For my own practice, I am trying to drum up support for forthcoming discussion sessions with blind and partially sighted people (details here). Twitter has been a great help in spreading the word (so far tweets have been fed to approaching 16,000 people!), but finding participants is not straightforward. People have expressed interest from as far afield as Glasgow, but there are obvious logistical limitations. Some of the channels I had expected to be the most useful are proving, surprisingly, to be something of a let down.


The 3D painting project is well under way. Preliminary stages have yielded some finished works, I have a pile of materials in the studio, another behind the sofa, more under the bed… I desperately need more studio space!

I have had to extend the reach for particpants for the ‘focus’ groups. The original contacts are either being evasive, or maybe the person(s) I was dealing with no longer work for the organisation(s). It will be a pain to have to start again at this stage. I have set up an info page on my website and tweeted a link to it to try to drum up more support. A request for re-tweets was very helpfully taken up by ACE South East – they have many more followers than me!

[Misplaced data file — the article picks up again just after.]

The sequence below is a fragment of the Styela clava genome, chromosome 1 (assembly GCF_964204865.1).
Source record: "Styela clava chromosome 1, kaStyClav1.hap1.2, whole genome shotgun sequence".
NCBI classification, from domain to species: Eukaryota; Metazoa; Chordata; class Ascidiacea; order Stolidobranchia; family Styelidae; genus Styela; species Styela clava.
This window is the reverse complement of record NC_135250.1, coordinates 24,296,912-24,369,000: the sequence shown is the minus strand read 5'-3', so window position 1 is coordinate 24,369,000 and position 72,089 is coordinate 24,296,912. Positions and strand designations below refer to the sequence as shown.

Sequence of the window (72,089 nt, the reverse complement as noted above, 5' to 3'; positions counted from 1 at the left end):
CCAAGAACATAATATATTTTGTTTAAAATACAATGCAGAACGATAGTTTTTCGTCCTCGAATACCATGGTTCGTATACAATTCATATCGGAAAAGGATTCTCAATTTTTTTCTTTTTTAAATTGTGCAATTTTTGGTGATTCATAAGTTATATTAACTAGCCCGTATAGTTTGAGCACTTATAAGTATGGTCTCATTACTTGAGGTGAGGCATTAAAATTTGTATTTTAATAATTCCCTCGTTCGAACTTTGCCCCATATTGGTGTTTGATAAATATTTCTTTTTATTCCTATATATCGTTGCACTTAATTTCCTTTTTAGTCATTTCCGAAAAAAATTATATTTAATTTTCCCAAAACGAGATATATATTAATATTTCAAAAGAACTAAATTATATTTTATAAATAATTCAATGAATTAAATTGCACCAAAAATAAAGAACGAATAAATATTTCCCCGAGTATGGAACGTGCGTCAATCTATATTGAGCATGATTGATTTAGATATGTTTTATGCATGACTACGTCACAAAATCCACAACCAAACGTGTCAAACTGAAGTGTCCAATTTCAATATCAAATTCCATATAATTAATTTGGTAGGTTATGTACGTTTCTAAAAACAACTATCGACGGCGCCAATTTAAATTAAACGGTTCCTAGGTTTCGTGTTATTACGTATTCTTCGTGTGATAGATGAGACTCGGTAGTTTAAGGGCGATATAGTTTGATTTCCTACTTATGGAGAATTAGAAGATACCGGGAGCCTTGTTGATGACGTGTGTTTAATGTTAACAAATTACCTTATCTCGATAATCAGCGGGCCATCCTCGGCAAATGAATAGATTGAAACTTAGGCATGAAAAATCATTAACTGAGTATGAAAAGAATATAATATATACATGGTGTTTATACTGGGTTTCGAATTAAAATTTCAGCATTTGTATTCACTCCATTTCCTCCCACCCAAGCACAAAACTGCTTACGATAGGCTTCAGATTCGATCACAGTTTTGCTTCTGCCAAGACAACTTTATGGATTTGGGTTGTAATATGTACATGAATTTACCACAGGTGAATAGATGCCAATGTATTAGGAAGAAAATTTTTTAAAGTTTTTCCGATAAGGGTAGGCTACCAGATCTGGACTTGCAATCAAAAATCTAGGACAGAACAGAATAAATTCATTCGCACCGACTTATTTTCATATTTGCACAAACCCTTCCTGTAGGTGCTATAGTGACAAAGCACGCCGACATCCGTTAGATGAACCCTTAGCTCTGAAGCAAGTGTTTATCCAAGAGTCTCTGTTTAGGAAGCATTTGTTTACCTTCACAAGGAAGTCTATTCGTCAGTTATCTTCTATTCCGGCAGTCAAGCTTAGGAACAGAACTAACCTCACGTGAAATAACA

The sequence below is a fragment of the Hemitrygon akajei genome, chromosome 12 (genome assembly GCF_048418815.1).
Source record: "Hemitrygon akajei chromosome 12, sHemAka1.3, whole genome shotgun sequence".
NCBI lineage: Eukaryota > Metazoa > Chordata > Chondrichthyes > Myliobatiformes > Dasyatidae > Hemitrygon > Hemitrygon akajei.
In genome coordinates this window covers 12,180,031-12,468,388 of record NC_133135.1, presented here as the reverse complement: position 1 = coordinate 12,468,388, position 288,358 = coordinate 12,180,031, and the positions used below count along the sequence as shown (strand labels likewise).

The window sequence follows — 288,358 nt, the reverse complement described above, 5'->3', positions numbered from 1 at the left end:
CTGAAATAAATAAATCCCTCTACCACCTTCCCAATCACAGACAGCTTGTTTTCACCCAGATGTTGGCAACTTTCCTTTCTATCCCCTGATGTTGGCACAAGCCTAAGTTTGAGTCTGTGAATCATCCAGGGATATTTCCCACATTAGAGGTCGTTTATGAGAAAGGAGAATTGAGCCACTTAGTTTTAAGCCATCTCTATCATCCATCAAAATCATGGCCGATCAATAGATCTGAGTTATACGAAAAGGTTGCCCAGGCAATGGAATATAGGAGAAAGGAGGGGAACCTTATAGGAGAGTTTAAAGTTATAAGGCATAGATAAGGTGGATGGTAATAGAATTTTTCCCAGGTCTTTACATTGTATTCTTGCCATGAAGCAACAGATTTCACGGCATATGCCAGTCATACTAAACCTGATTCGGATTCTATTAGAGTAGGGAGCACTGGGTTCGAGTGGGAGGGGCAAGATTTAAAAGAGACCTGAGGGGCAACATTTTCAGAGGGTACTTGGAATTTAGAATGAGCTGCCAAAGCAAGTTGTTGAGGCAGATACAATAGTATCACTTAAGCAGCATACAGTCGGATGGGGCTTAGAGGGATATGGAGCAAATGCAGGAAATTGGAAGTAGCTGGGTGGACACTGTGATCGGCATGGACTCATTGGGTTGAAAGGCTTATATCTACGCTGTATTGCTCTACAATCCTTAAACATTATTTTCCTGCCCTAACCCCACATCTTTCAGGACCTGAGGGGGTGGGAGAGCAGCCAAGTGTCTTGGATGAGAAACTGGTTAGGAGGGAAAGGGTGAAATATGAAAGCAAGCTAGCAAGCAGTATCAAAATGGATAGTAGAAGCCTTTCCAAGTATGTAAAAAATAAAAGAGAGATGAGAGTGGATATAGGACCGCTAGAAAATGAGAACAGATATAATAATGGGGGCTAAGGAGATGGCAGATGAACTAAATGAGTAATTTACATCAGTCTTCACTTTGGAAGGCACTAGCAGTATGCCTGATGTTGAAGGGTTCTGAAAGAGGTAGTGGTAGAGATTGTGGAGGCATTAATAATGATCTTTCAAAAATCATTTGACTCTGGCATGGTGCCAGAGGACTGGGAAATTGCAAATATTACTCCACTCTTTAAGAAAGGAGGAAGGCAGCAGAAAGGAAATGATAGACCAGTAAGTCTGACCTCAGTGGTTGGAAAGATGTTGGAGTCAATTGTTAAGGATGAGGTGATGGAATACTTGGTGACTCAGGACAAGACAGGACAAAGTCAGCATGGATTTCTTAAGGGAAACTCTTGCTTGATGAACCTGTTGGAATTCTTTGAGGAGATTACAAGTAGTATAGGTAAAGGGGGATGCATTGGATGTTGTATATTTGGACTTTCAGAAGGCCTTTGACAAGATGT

Are you, or do you know of, a blind or visually impaired person who is interested in contemporary art and/or would be interested in taking part in an informal discussion?

I am currently working on a new body of work exploring concepts of 3D ‘paintings’, and I am trying to contact groups and individuals who might be interested in taking part in small, very informal discussion groups made up of other blind or visually impaired people. This project is not about creating art aimed specifically at blind and visually impaired people, but rather to explore a hypothesis that a blind or visually impaired person may have an advantage over a normally sighted person in the understanding of the concepts behind the work.

This project is supported by the National Lottery through Arts Council England

More details are here – thank you for your help!